Materials and Methods


2-(N-Morpholino)ethanesulfonic acid (MES hydrate), trinitrobenzensulfonic acid (TNBS), cysteamine, ethylene glycol, propylene glycol, t-butyl carbazate, sodium periodate, mucin from porcine stomach (type II: crude), sodium borohydride (NaBH4), sodium cyanoborohydride (NaCNBH3), sodium tripolyphosphate (NaTPP) and dialysis tubing cellulose membrane (molecular weight cut-off of 12 kDa), ethyl cellulose (∼145 mPaS 1% in H2O at 20 °C, molecular weight: ∼250,000), cellulase from T. viride (EC, glucose (hexokinase) assay kit, Caco-2 cells were all purchased from Sigma–Aldrich, Singapore. Dialysis cassette (molecular weight cut-off of 1 kDa) was obtained from Thermo Scientific USA.

Preparation of Aldehyde Polymer

Briefly, in 500 mL Erlenmeyer flask wrapped with aluminum foil, 20 mL of 8% (w/v) NaIO4 solution in distilled water was added to EC solution in ethanol 96% (v/v) at the final concentration of 1% (w/v) under continuous stirring for 2 h and 72 h at room temperature. Ethylene glycol (1 mL) was used to stop the oxidation process. The purification of the aldehyde product (EC-CHO) was conducted using dialysis tubing (molecular weight cut-off of 12 kDa; dialysis tubing cellulose membrane; Sigma, St Louis, MO) against distilled water for 3 days. The water was changed at least three times a day. The purified product was freeze dried (−78 °C, 0.01 mbar, VirTis, Gardiner, ME) and kept at 4 °C.6,8,9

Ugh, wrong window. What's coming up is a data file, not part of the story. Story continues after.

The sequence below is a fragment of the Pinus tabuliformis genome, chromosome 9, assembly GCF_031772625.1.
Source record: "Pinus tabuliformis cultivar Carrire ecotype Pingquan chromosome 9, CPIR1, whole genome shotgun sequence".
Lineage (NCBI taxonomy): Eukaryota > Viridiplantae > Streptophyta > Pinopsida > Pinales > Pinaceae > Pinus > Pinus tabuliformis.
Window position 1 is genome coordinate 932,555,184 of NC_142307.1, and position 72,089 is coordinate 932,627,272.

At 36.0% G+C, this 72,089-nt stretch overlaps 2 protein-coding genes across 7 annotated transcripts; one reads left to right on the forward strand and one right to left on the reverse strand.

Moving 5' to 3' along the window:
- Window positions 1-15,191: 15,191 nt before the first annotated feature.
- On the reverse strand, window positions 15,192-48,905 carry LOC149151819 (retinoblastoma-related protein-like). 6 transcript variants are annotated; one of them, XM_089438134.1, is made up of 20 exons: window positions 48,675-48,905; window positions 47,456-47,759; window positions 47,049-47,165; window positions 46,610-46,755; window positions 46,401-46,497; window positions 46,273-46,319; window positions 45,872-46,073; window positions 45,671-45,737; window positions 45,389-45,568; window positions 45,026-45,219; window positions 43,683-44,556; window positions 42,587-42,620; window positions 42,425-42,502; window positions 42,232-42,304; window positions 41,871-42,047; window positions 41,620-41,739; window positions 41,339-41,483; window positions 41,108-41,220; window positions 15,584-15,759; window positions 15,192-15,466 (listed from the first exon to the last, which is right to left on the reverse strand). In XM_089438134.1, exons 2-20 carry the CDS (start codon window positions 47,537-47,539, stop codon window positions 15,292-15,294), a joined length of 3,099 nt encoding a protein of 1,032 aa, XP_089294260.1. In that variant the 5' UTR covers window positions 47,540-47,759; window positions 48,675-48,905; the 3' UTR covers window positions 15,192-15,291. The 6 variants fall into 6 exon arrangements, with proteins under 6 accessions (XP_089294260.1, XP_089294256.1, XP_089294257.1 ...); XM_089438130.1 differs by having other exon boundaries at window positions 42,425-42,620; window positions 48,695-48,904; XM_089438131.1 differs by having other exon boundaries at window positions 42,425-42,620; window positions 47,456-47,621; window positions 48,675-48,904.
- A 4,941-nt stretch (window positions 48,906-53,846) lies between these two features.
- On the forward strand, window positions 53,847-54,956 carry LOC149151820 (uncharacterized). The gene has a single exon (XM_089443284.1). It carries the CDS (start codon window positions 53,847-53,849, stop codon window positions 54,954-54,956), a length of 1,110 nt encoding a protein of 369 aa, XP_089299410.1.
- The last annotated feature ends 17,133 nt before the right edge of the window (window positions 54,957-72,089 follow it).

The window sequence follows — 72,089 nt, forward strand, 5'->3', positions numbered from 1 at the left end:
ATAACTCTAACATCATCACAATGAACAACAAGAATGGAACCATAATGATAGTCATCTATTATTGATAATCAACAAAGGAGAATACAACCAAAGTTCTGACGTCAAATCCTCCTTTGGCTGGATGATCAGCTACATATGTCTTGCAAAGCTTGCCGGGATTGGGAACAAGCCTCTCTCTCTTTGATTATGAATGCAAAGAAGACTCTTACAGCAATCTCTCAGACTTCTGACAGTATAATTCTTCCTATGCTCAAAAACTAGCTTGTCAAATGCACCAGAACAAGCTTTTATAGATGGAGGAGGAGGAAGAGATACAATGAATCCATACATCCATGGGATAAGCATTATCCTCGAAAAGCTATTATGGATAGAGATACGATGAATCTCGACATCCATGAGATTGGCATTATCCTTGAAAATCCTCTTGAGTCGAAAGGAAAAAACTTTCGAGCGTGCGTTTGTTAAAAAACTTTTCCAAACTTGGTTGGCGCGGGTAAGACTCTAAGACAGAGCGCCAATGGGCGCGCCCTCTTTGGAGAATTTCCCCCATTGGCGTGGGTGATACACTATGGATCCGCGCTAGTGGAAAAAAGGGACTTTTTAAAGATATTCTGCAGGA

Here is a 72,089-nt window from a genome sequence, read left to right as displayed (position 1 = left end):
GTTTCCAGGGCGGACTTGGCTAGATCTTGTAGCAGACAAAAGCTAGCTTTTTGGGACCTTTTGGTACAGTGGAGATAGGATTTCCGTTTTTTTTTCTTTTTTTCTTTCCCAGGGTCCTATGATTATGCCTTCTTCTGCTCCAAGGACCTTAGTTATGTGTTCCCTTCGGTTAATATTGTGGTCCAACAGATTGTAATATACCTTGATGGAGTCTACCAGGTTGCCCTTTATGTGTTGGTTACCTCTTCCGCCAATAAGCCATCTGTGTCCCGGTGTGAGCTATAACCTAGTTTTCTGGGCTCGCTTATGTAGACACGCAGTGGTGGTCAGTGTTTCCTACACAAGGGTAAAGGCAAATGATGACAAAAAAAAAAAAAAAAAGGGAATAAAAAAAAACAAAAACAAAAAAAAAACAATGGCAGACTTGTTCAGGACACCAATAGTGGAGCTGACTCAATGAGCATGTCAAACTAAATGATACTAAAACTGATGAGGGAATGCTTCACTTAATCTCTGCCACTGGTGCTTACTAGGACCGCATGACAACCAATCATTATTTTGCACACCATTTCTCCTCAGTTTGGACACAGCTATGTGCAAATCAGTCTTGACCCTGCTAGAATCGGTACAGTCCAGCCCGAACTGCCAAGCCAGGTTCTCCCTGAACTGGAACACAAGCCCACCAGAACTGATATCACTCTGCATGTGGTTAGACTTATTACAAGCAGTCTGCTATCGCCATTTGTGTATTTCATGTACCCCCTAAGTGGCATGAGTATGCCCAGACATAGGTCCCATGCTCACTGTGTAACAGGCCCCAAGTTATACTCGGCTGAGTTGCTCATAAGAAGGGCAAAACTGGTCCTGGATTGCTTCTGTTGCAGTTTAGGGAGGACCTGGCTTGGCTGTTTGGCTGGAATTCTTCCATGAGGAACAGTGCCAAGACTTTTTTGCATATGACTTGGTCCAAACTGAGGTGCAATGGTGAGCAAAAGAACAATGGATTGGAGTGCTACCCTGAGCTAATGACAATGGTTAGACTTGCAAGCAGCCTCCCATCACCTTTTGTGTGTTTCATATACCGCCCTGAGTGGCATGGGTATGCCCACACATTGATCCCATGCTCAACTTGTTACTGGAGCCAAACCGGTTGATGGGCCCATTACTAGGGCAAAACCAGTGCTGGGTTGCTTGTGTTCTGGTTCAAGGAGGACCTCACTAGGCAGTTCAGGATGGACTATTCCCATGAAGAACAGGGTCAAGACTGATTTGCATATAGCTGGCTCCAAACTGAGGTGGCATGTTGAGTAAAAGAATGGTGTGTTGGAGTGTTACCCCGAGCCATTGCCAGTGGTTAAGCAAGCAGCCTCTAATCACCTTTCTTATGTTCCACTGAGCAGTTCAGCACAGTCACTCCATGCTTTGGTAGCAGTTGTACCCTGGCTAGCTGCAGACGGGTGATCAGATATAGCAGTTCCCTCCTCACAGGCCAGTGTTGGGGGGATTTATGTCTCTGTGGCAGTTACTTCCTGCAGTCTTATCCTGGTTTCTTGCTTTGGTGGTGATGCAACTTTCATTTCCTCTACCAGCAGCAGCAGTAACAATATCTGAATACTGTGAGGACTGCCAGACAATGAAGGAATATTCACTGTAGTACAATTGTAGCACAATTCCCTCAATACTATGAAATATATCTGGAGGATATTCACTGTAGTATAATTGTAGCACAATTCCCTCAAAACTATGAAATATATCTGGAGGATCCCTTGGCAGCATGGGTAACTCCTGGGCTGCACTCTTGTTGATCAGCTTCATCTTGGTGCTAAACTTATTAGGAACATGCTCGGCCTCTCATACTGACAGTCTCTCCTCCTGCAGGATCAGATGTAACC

Aldehyde Assay

The aldehyde assay was performed as described previously with slight modification. EC-CHO solution in 50% (v/v) ethanol (0.5 mL, 0.1%) and t-butyl carbazate (0.5 mL, 24.75 mM) in 1% (w/v) trichloro acetic acid in distilled water were mixed, and allowed to react for 24 h at room temperature. After the incubation, a volume of 200 µL was added to the aqueous TNBS solution (2 mL, 4 mM, 0.1 mM borate buffer, pH 8). The mixture was allowed to react for 30 min at room temperature, diluted with aqueous hydrochloric acid (0.5 M) and the absorbance of the solution was spectrophotometrically determined at 334 nm.9

Conjugation of Aldehyde Polymers to Cysteamine